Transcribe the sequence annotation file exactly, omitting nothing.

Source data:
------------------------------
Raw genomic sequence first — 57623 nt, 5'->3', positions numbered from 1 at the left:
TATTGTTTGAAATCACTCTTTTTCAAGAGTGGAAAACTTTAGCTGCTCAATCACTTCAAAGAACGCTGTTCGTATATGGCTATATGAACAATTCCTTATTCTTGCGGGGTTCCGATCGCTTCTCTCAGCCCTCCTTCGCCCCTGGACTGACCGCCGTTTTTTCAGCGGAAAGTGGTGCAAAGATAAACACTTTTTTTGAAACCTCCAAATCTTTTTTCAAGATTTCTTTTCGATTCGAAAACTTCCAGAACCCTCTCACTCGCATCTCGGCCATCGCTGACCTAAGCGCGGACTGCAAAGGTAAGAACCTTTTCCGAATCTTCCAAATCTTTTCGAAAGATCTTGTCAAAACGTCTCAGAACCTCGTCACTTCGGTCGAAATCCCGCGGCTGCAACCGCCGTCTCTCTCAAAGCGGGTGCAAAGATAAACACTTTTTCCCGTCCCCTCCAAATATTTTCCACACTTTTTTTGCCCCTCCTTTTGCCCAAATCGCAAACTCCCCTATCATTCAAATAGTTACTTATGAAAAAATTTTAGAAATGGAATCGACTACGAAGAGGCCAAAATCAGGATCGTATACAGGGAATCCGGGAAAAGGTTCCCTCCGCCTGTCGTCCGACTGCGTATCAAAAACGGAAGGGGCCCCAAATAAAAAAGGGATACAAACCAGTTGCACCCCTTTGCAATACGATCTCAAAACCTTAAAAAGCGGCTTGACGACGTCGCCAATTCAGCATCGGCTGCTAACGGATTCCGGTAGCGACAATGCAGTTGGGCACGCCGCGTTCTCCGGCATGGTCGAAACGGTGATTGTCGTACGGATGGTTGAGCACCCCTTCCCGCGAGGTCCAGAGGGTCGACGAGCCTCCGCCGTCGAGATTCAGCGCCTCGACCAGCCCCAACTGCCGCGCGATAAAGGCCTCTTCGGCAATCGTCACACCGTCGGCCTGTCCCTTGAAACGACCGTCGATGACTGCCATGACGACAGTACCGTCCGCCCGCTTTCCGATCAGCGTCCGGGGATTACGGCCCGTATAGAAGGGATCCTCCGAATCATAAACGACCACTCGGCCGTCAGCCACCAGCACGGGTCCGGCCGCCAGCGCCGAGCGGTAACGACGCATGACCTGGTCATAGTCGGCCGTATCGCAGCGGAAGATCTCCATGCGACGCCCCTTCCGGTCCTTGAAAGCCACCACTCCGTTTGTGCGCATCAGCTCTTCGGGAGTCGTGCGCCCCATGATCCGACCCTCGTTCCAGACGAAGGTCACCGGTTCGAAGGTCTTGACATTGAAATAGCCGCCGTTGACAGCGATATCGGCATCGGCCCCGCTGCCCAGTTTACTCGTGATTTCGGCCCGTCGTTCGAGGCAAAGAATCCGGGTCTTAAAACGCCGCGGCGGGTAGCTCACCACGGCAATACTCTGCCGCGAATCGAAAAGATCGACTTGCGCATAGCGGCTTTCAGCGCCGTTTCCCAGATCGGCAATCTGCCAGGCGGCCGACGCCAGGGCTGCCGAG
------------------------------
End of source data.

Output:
Raw genomic sequence first — 57623 nt, 5'->3', positions numbered from 1 at the left:
TATTGTTTGAAATCACTCTTTTTCAAGAGTGGAAAACTTTAGCTGCTCAATCACTTCAAAGAACGCTGTTCGTATATGGCTATATGAACAATTCCTTATTCTTGCGGGGTTCCGATCGCTTCTCTCAGCCCTCCTTCGCCCCTGGACTGACCGCCGTTTTTTCAGCGGAAAGTGGTGCAAAGATAAACACTTTTTTTGAAACCTCCAAATCTTTTTTCAAGATTTCTTTTCGATTCGAAAACTTCCAGAACCCTCTCACTCGCATCTCGGCCATCGCTGACCTAAGCGCGGACTGCAAAGGTAAGAACCTTTTCCGAATCTTCCAAATCTTTTCGAAAGATCTTGTCAAAACGTCTCAGAACCTCGTCACTTCGGTCGAAATCCCGCGGCTGCAACCGCCGTCTCTCTCAAAGCGGGTGCAAAGATAAACACTTTTTCCCGTCCCCTCCAAATATTTTCCACACTTTTTTTGCCCCTCCTTTTGCCCAAATCGCAAACTCCCCTATCATTCAAATAGTTACTTATGAAAAAATTTTAGAAATGGAATCGACTACGAAGAGGCCAAAATCAGGATCGTATACAGGGAATCCGGGAAAAGGTTCCCTCCGCCTGTCGTCCGACTGCGTATCAAAAACGGAAGGGGCCCCAAATAAAAAAGGGATACAAACCAGTTGCACCCCTTTGCAATACGATCTCAAAACCTTAAAAAGCGGCTTGACGACGTCGCCAATTCAGCATCGGCTGCTAACGGATTCCGGTAGCGACAATGCAGTTGGGCACGCCGCGTTCTCCGGCATGGTCGAAACGGTGATTGTCGTACGGATGGTTGAGCACCCCTTCCCGCGAGGTCCAGAGGGTCGACGAGCCTCCGCCGTCGAGATTCAGCGCCTCGACCAGCCCCAACTGCCGCGCGATAAAGGCCTCTTCGGCAATCGTCACACCGTCGGCCTGTCCCTTGAAACGACCGTCGATGACTGCCATGACGACAGTACCGTCCGCCCGCTTTCCGATCAGCGTCCGGGGATTACGGCCCGTATAGAAGGGATCCTCCGAATCATAAACGACCACTCGGCCGTCAGCCACCAGCACGGGTCCGGCCGCCAGCGCCGAGCGGTAACGACGCATGACCTGGTCATAGTCGGCCGTATCGCAGCGGAAGATCTCCATGCGACGCCCCTTCCGGTCCTTGAAAGCCACCACTCCGTTTGTGCGCATCAGCTCTTCGGGAGTCGTGCGCCCCATGATCCGACCCTCGTTCCAGACGAAGGTCACCGGTTCGAAGGTCTTGACATTGAAATAGCCGCCGTTGACAGCGATATCGGCATCGGCCCCGCTGCCCAGTTTACTCGTGATTTCGGCCCGTCGTTCGAGGCAAAGAATCCGGGTCTTAAAACGCCGCGGCGGGTAGCTCACCACGGCAATACTCTGCCGCGAATCGAAAAGATCGACTTGCGCATAGCGGCTTTCAGCGCCGTTTCCCAGATCGGCAATCTGCCAGGCGGCCGACGCCAGGGCTGCCGAG